Published 19 January 2024, The Daily Tribune
Republic Act 11976, otherwise known as the Ease of Paying Taxes Act (EOPT), has a dynamic, efficient, and responsive tax administration in view. EOPT moves towards digitalizing the Philippine tax system to improve tax compliance and enhance taxpayer convenience.
The registration, filing of returns, and payment of taxes can now be made electronically or manually to any authorized agent bank, Revenue District Office through a Revenue Collection Office, or authorized tax software provider.
Further, EOPT mandates the Bureau of Internal Revenue to develop an Ease of Paying Taxes and digitalization roadmap that will provide for the programs and projects to be implemented to ensure ease of compliance with tax laws, rules, and regulations, including but not limited to, the adoption of simplified tax returns, streamlining of tax processes, reduction of tax or documentary requirements, and digitalization of BIR services.
Among the salient features of the new law is the repeal of Section 34(K) of the Tax Code, as amended, which previously required withholding of taxes as an additional requirement for the deductibility of expenses from gross income. However, this change does not eliminate a taxpayer’s obligation to deduct and withhold taxes, which now must be when the income becomes payable.
For the purposes of responsive tax administration, taxpayers are now classified into four groups: (a) Micro – Gross sales of less than P3 million; (b) Small – Gross sales of P3 million to less than P20 million; (c) Medium – Gross sales of P20 million to less than P1 billion; and (d) Large – Gross sales of P1 billion and above.
Categorically, the new law is directed towards prioritizing taxpayers who are considered as micro and small taxpayers in streamlining tax procedures and documentary requirements according to taxpayer size and capacity to comply. The following special concessions are made available to micro and small taxpayers:
a. The Income Tax Return shall consist of a maximum of two pages in paper form or electronic form;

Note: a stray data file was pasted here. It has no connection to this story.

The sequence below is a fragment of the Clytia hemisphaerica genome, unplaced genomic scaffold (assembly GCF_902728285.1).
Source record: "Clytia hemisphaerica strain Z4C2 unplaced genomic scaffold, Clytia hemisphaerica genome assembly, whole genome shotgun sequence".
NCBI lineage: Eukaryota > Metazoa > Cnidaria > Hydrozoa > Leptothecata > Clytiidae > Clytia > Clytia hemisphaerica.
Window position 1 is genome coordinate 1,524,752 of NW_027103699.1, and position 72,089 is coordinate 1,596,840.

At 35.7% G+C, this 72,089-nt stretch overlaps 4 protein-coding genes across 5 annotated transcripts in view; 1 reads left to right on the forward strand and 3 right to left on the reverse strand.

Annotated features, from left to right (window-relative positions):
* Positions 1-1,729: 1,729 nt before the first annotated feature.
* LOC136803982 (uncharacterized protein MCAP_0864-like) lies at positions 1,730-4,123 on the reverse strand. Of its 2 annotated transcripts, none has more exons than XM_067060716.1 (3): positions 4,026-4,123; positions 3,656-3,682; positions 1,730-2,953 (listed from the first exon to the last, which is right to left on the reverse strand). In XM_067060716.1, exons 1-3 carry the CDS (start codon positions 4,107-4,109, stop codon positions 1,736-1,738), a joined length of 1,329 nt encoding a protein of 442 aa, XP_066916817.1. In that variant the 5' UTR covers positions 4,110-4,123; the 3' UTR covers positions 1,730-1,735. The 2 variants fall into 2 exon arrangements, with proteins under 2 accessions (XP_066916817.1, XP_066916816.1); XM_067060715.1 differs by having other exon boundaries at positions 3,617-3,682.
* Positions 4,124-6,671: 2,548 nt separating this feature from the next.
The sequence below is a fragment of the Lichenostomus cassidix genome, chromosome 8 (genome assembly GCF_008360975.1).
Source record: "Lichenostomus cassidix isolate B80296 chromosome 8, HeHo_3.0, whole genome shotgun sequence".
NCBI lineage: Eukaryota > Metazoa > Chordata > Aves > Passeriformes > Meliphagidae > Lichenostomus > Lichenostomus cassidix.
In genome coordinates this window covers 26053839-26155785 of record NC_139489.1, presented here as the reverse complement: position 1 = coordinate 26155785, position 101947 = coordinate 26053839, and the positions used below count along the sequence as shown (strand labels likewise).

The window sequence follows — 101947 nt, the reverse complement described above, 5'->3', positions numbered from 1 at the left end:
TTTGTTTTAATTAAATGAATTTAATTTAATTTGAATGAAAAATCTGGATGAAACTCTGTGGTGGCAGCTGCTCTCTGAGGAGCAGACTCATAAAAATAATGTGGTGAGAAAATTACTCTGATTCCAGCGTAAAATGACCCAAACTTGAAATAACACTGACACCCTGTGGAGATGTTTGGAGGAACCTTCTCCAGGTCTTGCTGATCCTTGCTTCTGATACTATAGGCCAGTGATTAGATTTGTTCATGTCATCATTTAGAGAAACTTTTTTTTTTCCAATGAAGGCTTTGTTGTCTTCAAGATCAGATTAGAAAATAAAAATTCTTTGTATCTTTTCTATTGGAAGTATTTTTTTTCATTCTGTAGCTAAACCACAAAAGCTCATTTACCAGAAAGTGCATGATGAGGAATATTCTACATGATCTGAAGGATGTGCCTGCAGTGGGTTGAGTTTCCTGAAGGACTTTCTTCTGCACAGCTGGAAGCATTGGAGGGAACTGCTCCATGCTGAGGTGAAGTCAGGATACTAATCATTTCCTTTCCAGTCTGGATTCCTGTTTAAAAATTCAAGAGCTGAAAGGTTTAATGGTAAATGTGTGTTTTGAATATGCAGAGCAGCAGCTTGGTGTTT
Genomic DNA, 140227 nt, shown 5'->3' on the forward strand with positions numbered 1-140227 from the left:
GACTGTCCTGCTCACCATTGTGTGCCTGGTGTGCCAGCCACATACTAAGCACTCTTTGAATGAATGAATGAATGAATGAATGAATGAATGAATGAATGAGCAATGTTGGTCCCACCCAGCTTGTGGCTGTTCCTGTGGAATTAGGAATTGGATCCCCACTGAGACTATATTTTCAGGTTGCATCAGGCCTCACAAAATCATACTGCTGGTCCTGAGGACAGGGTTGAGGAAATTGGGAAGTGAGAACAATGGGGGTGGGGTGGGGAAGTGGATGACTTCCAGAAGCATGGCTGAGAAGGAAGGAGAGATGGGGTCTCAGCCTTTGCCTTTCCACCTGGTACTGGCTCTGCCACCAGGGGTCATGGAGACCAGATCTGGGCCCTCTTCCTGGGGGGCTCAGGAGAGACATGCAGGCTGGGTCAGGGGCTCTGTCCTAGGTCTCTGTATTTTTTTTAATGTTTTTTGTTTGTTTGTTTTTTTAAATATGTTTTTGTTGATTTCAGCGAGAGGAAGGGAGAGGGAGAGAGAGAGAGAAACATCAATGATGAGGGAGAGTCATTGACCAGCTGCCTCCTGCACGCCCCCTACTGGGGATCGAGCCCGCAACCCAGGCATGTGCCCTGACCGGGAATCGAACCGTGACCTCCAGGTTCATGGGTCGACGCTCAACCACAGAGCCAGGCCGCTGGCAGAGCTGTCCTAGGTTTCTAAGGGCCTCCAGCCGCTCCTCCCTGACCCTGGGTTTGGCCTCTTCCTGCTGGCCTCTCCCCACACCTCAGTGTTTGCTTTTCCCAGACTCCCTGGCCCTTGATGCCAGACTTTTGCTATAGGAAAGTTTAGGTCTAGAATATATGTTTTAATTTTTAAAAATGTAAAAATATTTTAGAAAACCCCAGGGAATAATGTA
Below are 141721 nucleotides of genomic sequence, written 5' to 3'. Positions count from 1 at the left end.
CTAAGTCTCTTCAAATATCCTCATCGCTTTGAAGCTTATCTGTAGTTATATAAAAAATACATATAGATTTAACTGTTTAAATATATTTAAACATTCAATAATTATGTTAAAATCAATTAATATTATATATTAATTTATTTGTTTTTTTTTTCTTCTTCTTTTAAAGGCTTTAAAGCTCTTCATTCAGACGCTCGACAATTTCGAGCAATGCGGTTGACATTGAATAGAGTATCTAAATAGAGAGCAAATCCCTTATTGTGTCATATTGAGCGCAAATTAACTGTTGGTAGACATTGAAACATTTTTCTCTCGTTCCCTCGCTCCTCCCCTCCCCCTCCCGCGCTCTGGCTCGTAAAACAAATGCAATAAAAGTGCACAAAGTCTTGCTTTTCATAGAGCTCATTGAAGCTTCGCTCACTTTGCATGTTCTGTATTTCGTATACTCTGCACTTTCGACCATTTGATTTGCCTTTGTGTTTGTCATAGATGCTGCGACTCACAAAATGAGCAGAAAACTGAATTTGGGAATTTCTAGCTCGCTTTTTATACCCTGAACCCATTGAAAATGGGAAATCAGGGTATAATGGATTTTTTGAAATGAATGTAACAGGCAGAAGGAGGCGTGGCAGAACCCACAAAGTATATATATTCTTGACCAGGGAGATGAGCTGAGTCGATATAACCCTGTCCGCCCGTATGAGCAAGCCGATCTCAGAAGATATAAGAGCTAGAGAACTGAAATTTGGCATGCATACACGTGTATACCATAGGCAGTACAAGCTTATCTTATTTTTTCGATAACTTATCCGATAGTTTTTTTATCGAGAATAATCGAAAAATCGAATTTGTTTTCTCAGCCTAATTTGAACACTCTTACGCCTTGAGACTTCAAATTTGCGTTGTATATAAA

b. A reduced rate of (10 percent for civil penalties as provided under Section 248 of the NIRC, as amended;
c. A 50 percent reduction on the interest rate imposed under Section 249 of the NIRC, as amended.
d. A reduced fine of P500 as a penalty for failure to file certain information returns; and
e. A reduced compromised penalty rate of at least 50 percent for violations of Sections 113, 237, and 238 of the NIRC, as amended.
Consistent with the government’s efforts to increase tax administration’s efficiency and effectiveness and strengthen taxpayer rights, the P500 annual registration fee required from every registered business has been removed. Also, taxpayers can now secure free of charge from the BIR an authority to print sales or commercial invoices. The threshold for the issuance of sales or commercial invoices has been adjusted to P500. The seller, however, shall be required to issue sales or commercial invoices when the buyer so requires. Meanwhile, “business style” is no longer required to be included on invoices.
For the preservation of books of accounts, the EOPT requires all the books of accounts, including the subsidiary books and other accounting records of corporations, partnerships, or persons, to be preserved by them for five years reckoned from the day following the deadline for filing a return, or if filed after the deadline, from the date of the filing of the return, for the taxable year when the last entry was made in the books of accounts. The said books and records shall be subject to examination and inspection by internal revenue officers.
Truly, the EOPT acknowledged the antiquated procedures of the National Internal Revenue Code of 1997 and brought the country’s tax administration closer to the calls of the time, thus bringing ease to its taxpayers.